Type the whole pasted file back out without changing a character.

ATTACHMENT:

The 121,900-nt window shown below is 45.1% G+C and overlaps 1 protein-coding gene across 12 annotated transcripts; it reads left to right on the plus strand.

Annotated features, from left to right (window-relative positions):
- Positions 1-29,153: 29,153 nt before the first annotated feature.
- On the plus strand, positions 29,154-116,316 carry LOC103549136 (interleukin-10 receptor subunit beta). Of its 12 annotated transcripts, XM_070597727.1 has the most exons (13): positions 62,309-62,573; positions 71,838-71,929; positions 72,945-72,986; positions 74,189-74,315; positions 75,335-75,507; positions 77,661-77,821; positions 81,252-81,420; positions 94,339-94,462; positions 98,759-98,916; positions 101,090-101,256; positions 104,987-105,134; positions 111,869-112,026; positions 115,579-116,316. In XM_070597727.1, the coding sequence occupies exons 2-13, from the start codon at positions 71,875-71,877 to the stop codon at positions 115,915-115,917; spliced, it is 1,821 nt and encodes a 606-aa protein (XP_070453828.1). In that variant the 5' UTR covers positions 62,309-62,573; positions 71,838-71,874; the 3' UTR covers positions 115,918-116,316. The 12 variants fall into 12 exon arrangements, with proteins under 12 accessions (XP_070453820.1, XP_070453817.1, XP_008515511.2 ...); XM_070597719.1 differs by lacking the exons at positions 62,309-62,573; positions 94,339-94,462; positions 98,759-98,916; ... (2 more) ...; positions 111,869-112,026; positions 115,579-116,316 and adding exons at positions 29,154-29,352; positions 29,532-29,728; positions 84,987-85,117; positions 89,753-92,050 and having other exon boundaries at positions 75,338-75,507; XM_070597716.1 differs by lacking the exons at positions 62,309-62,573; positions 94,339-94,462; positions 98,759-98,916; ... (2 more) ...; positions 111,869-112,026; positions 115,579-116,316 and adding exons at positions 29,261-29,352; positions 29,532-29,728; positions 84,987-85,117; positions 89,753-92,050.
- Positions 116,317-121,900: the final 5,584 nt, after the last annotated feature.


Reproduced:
The 121,900-nt window shown below is 45.1% G+C and overlaps 1 protein-coding gene across 12 annotated transcripts; it reads left to right on the plus strand.

Annotated features, from left to right (window-relative positions):
- Positions 1-29,153: 29,153 nt before the first annotated feature.
- On the plus strand, positions 29,154-116,316 carry LOC103549136 (interleukin-10 receptor subunit beta). Of its 12 annotated transcripts, XM_070597727.1 has the most exons (13): positions 62,309-62,573; positions 71,838-71,929; positions 72,945-72,986; positions 74,189-74,315; positions 75,335-75,507; positions 77,661-77,821; positions 81,252-81,420; positions 94,339-94,462; positions 98,759-98,916; positions 101,090-101,256; positions 104,987-105,134; positions 111,869-112,026; positions 115,579-116,316. In XM_070597727.1, the coding sequence occupies exons 2-13, from the start codon at positions 71,875-71,877 to the stop codon at positions 115,915-115,917; spliced, it is 1,821 nt and encodes a 606-aa protein (XP_070453828.1). In that variant the 5' UTR covers positions 62,309-62,573; positions 71,838-71,874; the 3' UTR covers positions 115,918-116,316. The 12 variants fall into 12 exon arrangements, with proteins under 12 accessions (XP_070453820.1, XP_070453817.1, XP_008515511.2 ...); XM_070597719.1 differs by lacking the exons at positions 62,309-62,573; positions 94,339-94,462; positions 98,759-98,916; ... (2 more) ...; positions 111,869-112,026; positions 115,579-116,316 and adding exons at positions 29,154-29,352; positions 29,532-29,728; positions 84,987-85,117; positions 89,753-92,050 and having other exon boundaries at positions 75,338-75,507; XM_070597716.1 differs by lacking the exons at positions 62,309-62,573; positions 94,339-94,462; positions 98,759-98,916; ... (2 more) ...; positions 111,869-112,026; positions 115,579-116,316 and adding exons at positions 29,261-29,352; positions 29,532-29,728; positions 84,987-85,117; positions 89,753-92,050.
- Positions 116,317-121,900: the final 5,584 nt, after the last annotated feature.